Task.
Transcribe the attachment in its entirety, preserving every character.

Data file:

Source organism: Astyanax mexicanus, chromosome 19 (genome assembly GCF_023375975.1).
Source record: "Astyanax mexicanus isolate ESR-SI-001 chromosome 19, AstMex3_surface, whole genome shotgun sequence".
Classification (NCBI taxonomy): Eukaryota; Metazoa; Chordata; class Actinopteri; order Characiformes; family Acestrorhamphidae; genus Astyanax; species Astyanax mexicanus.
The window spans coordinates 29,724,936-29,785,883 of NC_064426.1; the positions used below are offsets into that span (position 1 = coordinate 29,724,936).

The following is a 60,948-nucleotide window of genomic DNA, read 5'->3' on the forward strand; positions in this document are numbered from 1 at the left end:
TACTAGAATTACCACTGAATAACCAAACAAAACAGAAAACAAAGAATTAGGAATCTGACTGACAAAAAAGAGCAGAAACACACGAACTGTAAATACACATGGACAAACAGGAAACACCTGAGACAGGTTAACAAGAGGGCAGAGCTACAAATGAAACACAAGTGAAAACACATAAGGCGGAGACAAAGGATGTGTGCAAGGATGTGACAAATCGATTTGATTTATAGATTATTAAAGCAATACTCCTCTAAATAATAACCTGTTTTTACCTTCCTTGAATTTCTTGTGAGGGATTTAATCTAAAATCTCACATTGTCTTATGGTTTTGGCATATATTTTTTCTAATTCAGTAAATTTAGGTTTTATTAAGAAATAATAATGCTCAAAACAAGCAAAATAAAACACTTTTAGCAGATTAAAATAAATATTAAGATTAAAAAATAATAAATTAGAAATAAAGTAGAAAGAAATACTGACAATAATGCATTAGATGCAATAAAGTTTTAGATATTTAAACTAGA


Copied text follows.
Source organism: Astyanax mexicanus, chromosome 19 (genome assembly GCF_023375975.1).
Source record: "Astyanax mexicanus isolate ESR-SI-001 chromosome 19, AstMex3_surface, whole genome shotgun sequence".
Classification (NCBI taxonomy): Eukaryota; Metazoa; Chordata; class Actinopteri; order Characiformes; family Acestrorhamphidae; genus Astyanax; species Astyanax mexicanus.
The window spans coordinates 29,724,936-29,785,883 of NC_064426.1; the positions used below are offsets into that span (position 1 = coordinate 29,724,936).

The following is a 60,948-nucleotide window of genomic DNA, read 5'->3' on the forward strand; positions in this document are numbered from 1 at the left end:
TACTAGAATTACCACTGAATAACCAAACAAAACAGAAAACAAAGAATTAGGAATCTGACTGACAAAAAAGAGCAGAAACACACGAACTGTAAATACACATGGACAAACAGGAAACACCTGAGACAGGTTAACAAGAGGGCAGAGCTACAAATGAAACACAAGTGAAAACACATAAGGCGGAGACAAAGGATGTGTGCAAGGATGTGACAAATCGATTTGATTTATAGATTATTAAAGCAATACTCCTCTAAATAATAACCTGTTTTTACCTTCCTTGAATTTCTTGTGAGGGATTTAATCTAAAATCTCACATTGTCTTATGGTTTTGGCATATATTTTTTCTAATTCAGTAAATTTAGGTTTTATTAAGAAATAATAATGCTCAAAACAAGCAAAATAAAACACTTTTAGCAGATTAAAATAAATATTAAGATTAAAAAATAATAAATTAGAAATAAAGTAGAAAGAAATACTGACAATAATGCATTAGATGCAATAAAGTTTTAGATATTTAAACTAGA